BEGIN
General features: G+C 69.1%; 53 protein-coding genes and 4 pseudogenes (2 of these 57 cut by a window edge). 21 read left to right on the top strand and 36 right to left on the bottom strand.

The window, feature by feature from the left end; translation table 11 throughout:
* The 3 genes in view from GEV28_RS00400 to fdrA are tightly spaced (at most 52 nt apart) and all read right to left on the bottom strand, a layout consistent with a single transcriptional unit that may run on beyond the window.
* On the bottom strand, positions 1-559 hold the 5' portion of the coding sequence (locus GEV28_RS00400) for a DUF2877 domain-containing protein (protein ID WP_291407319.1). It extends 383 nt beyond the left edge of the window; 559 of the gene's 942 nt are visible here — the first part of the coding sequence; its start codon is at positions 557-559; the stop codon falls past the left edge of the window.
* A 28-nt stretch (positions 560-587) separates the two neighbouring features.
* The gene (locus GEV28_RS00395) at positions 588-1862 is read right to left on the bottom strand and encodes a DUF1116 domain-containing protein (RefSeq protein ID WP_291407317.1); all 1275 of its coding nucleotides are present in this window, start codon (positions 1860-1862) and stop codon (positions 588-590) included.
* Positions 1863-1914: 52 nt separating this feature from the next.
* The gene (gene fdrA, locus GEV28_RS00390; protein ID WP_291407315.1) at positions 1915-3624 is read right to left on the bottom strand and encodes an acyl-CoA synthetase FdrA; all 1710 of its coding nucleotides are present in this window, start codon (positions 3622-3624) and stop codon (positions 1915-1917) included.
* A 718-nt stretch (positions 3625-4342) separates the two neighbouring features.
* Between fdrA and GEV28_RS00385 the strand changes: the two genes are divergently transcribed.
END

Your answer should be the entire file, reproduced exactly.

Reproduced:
General features: G+C 69.1%; 53 protein-coding genes and 4 pseudogenes (2 of these 57 cut by a window edge). 21 read left to right on the top strand and 36 right to left on the bottom strand.

The window, feature by feature from the left end; translation table 11 throughout:
* The 3 genes in view from GEV28_RS00400 to fdrA are tightly spaced (at most 52 nt apart) and all read right to left on the bottom strand, a layout consistent with a single transcriptional unit that may run on beyond the window.
* On the bottom strand, positions 1-559 hold the 5' portion of the coding sequence (locus GEV28_RS00400) for a DUF2877 domain-containing protein (protein ID WP_291407319.1). It extends 383 nt beyond the left edge of the window; 559 of the gene's 942 nt are visible here — the first part of the coding sequence; its start codon is at positions 557-559; the stop codon falls past the left edge of the window.
* A 28-nt stretch (positions 560-587) separates the two neighbouring features.
* The gene (locus GEV28_RS00395) at positions 588-1862 is read right to left on the bottom strand and encodes a DUF1116 domain-containing protein (RefSeq protein ID WP_291407317.1); all 1275 of its coding nucleotides are present in this window, start codon (positions 1860-1862) and stop codon (positions 588-590) included.
* Positions 1863-1914: 52 nt separating this feature from the next.
* The gene (gene fdrA, locus GEV28_RS00390; protein ID WP_291407315.1) at positions 1915-3624 is read right to left on the bottom strand and encodes an acyl-CoA synthetase FdrA; all 1710 of its coding nucleotides are present in this window, start codon (positions 3622-3624) and stop codon (positions 1915-1917) included.
* A 718-nt stretch (positions 3625-4342) separates the two neighbouring features.
* Between fdrA and GEV28_RS00385 the strand changes: the two genes are divergently transcribed.